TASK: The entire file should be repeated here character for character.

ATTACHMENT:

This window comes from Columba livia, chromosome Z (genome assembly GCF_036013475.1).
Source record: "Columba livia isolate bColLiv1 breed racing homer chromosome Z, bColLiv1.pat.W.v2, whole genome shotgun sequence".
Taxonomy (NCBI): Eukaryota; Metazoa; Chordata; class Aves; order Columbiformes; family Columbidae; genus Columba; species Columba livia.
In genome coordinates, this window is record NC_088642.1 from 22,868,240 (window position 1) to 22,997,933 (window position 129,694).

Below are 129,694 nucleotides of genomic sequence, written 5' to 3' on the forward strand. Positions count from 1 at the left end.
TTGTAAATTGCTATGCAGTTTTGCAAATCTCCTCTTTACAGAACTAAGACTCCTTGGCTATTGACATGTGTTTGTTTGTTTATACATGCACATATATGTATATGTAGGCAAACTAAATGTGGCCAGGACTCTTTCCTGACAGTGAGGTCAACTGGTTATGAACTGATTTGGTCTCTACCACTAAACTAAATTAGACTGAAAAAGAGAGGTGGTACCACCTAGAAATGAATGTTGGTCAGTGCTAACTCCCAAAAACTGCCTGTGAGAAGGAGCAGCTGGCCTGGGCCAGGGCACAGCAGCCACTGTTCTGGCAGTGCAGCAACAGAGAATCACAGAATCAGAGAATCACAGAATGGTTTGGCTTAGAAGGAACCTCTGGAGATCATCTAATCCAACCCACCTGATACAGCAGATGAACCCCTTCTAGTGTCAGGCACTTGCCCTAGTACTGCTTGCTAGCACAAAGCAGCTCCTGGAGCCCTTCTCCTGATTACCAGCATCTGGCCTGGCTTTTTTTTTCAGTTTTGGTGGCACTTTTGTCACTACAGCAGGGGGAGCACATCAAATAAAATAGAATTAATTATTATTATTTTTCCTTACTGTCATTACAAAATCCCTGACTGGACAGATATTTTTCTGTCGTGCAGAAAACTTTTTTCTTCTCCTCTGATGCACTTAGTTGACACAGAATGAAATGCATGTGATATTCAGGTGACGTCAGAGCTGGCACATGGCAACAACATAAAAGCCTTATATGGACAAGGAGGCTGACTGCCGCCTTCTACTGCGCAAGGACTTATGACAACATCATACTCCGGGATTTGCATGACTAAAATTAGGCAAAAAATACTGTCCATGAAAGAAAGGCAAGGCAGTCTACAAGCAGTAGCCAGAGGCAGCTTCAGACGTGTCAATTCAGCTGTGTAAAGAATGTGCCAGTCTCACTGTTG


This window comes from Columba livia, chromosome Z (genome assembly GCF_036013475.1).
Source record: "Columba livia isolate bColLiv1 breed racing homer chromosome Z, bColLiv1.pat.W.v2, whole genome shotgun sequence".
Taxonomy (NCBI): Eukaryota; Metazoa; Chordata; class Aves; order Columbiformes; family Columbidae; genus Columba; species Columba livia.
In genome coordinates, this window is record NC_088642.1 from 22,868,240 (window position 1) to 22,997,933 (window position 129,694).

Below are 129,694 nucleotides of genomic sequence, written 5' to 3' on the forward strand. Positions count from 1 at the left end.
TTGTAAATTGCTATGCAGTTTTGCAAATCTCCTCTTTACAGAACTAAGACTCCTTGGCTATTGACATGTGTTTGTTTGTTTATACATGCACATATATGTATATGTAGGCAAACTAAATGTGGCCAGGACTCTTTCCTGACAGTGAGGTCAACTGGTTATGAACTGATTTGGTCTCTACCACTAAACTAAATTAGACTGAAAAAGAGAGGTGGTACCACCTAGAAATGAATGTTGGTCAGTGCTAACTCCCAAAAACTGCCTGTGAGAAGGAGCAGCTGGCCTGGGCCAGGGCACAGCAGCCACTGTTCTGGCAGTGCAGCAACAGAGAATCACAGAATCAGAGAATCACAGAATGGTTTGGCTTAGAAGGAACCTCTGGAGATCATCTAATCCAACCCACCTGATACAGCAGATGAACCCCTTCTAGTGTCAGGCACTTGCCCTAGTACTGCTTGCTAGCACAAAGCAGCTCCTGGAGCCCTTCTCCTGATTACCAGCATCTGGCCTGGCTTTTTTTTTCAGTTTTGGTGGCACTTTTGTCACTACAGCAGGGGGAGCACATCAAATAAAATAGAATTAATTATTATTATTTTTCCTTACTGTCATTACAAAATCCCTGACTGGACAGATATTTTTCTGTCGTGCAGAAAACTTTTTTCTTCTCCTCTGATGCACTTAGTTGACACAGAATGAAATGCATGTGATATTCAGGTGACGTCAGAGCTGGCACATGGCAACAACATAAAAGCCTTATATGGACAAGGAGGCTGACTGCCGCCTTCTACTGCGCAAGGACTTATGACAACATCATACTCCGGGATTTGCATGACTAAAATTAGGCAAAAAATACTGTCCATGAAAGAAAGGCAAGGCAGTCTACAAGCAGTAGCCAGAGGCAGCTTCAGACGTGTCAATTCAGCTGTGTAAAGAATGTGCCAGTCTCACTGTTG